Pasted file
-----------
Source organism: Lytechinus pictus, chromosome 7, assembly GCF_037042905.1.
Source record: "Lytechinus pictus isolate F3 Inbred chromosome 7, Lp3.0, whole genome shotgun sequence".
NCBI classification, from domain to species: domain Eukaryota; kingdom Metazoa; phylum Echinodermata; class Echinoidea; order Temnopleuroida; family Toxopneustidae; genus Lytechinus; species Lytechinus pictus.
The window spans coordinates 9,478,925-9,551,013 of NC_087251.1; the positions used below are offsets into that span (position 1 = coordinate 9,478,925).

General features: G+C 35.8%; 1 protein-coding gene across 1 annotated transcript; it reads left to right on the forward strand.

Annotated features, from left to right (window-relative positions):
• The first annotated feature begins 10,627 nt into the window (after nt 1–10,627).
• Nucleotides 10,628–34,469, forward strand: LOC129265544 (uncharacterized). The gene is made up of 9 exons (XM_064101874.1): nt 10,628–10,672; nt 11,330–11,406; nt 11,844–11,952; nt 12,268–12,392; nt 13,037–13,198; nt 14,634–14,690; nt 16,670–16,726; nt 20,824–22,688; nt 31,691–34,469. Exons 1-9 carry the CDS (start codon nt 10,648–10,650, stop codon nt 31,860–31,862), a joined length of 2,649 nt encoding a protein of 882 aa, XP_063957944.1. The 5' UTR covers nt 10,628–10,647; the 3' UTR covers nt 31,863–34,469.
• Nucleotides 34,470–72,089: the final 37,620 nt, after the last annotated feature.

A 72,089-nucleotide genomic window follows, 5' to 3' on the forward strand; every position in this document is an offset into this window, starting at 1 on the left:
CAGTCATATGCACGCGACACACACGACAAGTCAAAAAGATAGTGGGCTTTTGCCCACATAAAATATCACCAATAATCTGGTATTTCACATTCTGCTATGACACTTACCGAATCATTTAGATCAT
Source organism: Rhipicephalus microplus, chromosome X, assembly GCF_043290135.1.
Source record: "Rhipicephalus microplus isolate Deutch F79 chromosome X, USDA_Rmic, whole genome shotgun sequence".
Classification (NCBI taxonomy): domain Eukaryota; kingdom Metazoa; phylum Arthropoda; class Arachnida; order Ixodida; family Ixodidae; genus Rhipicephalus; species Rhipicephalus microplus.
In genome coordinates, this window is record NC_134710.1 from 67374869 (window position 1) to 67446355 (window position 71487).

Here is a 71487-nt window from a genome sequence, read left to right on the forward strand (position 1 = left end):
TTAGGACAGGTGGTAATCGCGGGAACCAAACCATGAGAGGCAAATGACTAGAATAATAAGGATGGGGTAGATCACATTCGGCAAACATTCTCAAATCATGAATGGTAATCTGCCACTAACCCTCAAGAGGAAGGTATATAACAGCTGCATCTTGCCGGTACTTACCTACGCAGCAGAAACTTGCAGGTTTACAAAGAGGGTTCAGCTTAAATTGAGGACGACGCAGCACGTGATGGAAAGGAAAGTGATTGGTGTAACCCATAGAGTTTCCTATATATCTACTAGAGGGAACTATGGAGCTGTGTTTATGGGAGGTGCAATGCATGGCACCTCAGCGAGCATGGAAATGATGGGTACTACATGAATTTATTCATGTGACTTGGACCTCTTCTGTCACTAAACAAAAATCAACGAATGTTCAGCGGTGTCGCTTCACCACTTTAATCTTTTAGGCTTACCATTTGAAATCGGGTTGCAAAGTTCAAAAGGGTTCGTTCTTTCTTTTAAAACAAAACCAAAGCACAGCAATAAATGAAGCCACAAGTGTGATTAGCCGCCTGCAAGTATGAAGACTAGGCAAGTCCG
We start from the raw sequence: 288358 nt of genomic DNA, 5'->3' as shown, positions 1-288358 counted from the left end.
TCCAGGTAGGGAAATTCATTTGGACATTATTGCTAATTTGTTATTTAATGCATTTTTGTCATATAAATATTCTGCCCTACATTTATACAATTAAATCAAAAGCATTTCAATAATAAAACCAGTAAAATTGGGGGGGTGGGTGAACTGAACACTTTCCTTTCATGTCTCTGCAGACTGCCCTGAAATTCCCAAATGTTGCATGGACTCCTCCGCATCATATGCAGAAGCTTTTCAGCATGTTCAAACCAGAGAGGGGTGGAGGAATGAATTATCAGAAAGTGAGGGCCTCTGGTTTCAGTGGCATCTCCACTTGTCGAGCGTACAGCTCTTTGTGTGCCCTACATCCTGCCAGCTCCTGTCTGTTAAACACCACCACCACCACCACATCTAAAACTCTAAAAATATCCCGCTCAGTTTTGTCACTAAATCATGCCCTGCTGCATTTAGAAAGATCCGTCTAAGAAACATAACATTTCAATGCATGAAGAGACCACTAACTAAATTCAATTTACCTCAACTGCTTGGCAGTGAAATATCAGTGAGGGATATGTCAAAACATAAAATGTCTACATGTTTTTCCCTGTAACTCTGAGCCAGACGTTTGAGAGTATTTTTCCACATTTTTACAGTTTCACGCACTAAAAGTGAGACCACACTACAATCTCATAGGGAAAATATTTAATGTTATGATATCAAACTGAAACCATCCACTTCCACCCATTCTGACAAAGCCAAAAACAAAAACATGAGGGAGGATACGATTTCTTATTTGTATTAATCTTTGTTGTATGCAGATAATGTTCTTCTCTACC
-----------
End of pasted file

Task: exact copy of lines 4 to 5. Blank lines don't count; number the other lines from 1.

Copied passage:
The window spans coordinates 9,478,925-9,551,013 of NC_087251.1; the positions used below are offsets into that span (position 1 = coordinate 9,478,925).

General features: G+C 35.8%; 1 protein-coding gene across 1 annotated transcript; it reads left to right on the forward strand.